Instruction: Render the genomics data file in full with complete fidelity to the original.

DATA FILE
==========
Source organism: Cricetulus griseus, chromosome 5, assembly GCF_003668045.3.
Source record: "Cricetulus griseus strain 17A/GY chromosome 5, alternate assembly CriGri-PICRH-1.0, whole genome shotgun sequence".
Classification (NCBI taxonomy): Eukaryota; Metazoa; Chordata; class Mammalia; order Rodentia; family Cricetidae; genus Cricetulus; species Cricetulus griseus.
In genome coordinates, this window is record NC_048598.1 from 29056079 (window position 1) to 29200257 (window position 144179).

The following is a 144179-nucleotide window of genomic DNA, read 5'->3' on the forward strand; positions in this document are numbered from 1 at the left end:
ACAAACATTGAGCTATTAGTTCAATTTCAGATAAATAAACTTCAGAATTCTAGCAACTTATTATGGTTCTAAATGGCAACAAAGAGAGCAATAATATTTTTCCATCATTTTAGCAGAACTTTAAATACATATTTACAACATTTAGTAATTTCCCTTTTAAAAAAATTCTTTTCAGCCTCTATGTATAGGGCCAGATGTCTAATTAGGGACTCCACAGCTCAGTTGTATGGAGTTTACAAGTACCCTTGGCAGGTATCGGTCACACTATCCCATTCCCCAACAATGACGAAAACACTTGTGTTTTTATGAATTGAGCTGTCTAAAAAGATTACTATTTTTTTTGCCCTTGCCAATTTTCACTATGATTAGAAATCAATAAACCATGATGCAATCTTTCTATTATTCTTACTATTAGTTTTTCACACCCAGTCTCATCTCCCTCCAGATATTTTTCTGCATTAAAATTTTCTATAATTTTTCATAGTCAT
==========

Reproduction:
Source organism: Cricetulus griseus, chromosome 5, assembly GCF_003668045.3.
Source record: "Cricetulus griseus strain 17A/GY chromosome 5, alternate assembly CriGri-PICRH-1.0, whole genome shotgun sequence".
Classification (NCBI taxonomy): Eukaryota; Metazoa; Chordata; class Mammalia; order Rodentia; family Cricetidae; genus Cricetulus; species Cricetulus griseus.
In genome coordinates, this window is record NC_048598.1 from 29056079 (window position 1) to 29200257 (window position 144179).

The following is a 144179-nucleotide window of genomic DNA, read 5'->3' on the forward strand; positions in this document are numbered from 1 at the left end:
ACAAACATTGAGCTATTAGTTCAATTTCAGATAAATAAACTTCAGAATTCTAGCAACTTATTATGGTTCTAAATGGCAACAAAGAGAGCAATAATATTTTTCCATCATTTTAGCAGAACTTTAAATACATATTTACAACATTTAGTAATTTCCCTTTTAAAAAAATTCTTTTCAGCCTCTATGTATAGGGCCAGATGTCTAATTAGGGACTCCACAGCTCAGTTGTATGGAGTTTACAAGTACCCTTGGCAGGTATCGGTCACACTATCCCATTCCCCAACAATGACGAAAACACTTGTGTTTTTATGAATTGAGCTGTCTAAAAAGATTACTATTTTTTTTGCCCTTGCCAATTTTCACTATGATTAGAAATCAATAAACCATGATGCAATCTTTCTATTATTCTTACTATTAGTTTTTCACACCCAGTCTCATCTCCCTCCAGATATTTTTCTGCATTAAAATTTTCTATAATTTTTCATAGTCAT